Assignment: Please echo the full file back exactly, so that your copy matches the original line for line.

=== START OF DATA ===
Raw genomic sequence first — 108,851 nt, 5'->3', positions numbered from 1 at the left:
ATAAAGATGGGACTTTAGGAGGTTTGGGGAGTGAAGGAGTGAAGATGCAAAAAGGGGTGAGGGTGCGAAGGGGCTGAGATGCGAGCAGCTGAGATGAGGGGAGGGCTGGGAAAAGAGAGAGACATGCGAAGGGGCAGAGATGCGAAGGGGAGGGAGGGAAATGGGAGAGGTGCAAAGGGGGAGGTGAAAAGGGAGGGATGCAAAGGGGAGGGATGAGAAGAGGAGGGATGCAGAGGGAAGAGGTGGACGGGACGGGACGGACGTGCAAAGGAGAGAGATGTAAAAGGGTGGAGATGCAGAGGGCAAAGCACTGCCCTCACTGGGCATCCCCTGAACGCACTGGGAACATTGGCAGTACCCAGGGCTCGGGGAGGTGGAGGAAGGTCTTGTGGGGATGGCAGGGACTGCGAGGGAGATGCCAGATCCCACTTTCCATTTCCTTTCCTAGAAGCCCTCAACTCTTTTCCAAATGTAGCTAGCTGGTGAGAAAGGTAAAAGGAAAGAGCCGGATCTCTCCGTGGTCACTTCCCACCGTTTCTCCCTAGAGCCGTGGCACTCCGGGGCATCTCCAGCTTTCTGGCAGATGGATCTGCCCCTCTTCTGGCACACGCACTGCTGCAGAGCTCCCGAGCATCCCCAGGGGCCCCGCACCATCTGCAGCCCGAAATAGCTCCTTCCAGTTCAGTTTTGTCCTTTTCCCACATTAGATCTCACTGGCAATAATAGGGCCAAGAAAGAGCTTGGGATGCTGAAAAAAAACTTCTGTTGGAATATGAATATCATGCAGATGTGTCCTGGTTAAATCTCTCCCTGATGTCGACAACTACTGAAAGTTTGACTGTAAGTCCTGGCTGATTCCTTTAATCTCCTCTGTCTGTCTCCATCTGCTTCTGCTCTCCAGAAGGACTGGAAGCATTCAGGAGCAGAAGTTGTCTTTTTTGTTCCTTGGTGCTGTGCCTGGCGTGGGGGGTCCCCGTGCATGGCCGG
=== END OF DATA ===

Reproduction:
Raw genomic sequence first — 108,851 nt, 5'->3', positions numbered from 1 at the left:
ATAAAGATGGGACTTTAGGAGGTTTGGGGAGTGAAGGAGTGAAGATGCAAAAAGGGGTGAGGGTGCGAAGGGGCTGAGATGCGAGCAGCTGAGATGAGGGGAGGGCTGGGAAAAGAGAGAGACATGCGAAGGGGCAGAGATGCGAAGGGGAGGGAGGGAAATGGGAGAGGTGCAAAGGGGGAGGTGAAAAGGGAGGGATGCAAAGGGGAGGGATGAGAAGAGGAGGGATGCAGAGGGAAGAGGTGGACGGGACGGGACGGACGTGCAAAGGAGAGAGATGTAAAAGGGTGGAGATGCAGAGGGCAAAGCACTGCCCTCACTGGGCATCCCCTGAACGCACTGGGAACATTGGCAGTACCCAGGGCTCGGGGAGGTGGAGGAAGGTCTTGTGGGGATGGCAGGGACTGCGAGGGAGATGCCAGATCCCACTTTCCATTTCCTTTCCTAGAAGCCCTCAACTCTTTTCCAAATGTAGCTAGCTGGTGAGAAAGGTAAAAGGAAAGAGCCGGATCTCTCCGTGGTCACTTCCCACCGTTTCTCCCTAGAGCCGTGGCACTCCGGGGCATCTCCAGCTTTCTGGCAGATGGATCTGCCCCTCTTCTGGCACACGCACTGCTGCAGAGCTCCCGAGCATCCCCAGGGGCCCCGCACCATCTGCAGCCCGAAATAGCTCCTTCCAGTTCAGTTTTGTCCTTTTCCCACATTAGATCTCACTGGCAATAATAGGGCCAAGAAAGAGCTTGGGATGCTGAAAAAAAACTTCTGTTGGAATATGAATATCATGCAGATGTGTCCTGGTTAAATCTCTCCCTGATGTCGACAACTACTGAAAGTTTGACTGTAAGTCCTGGCTGATTCCTTTAATCTCCTCTGTCTGTCTCCATCTGCTTCTGCTCTCCAGAAGGACTGGAAGCATTCAGGAGCAGAAGTTGTCTTTTTTGTTCCTTGGTGCTGTGCCTGGCGTGGGGGGTCCCCGTGCATGGCCGG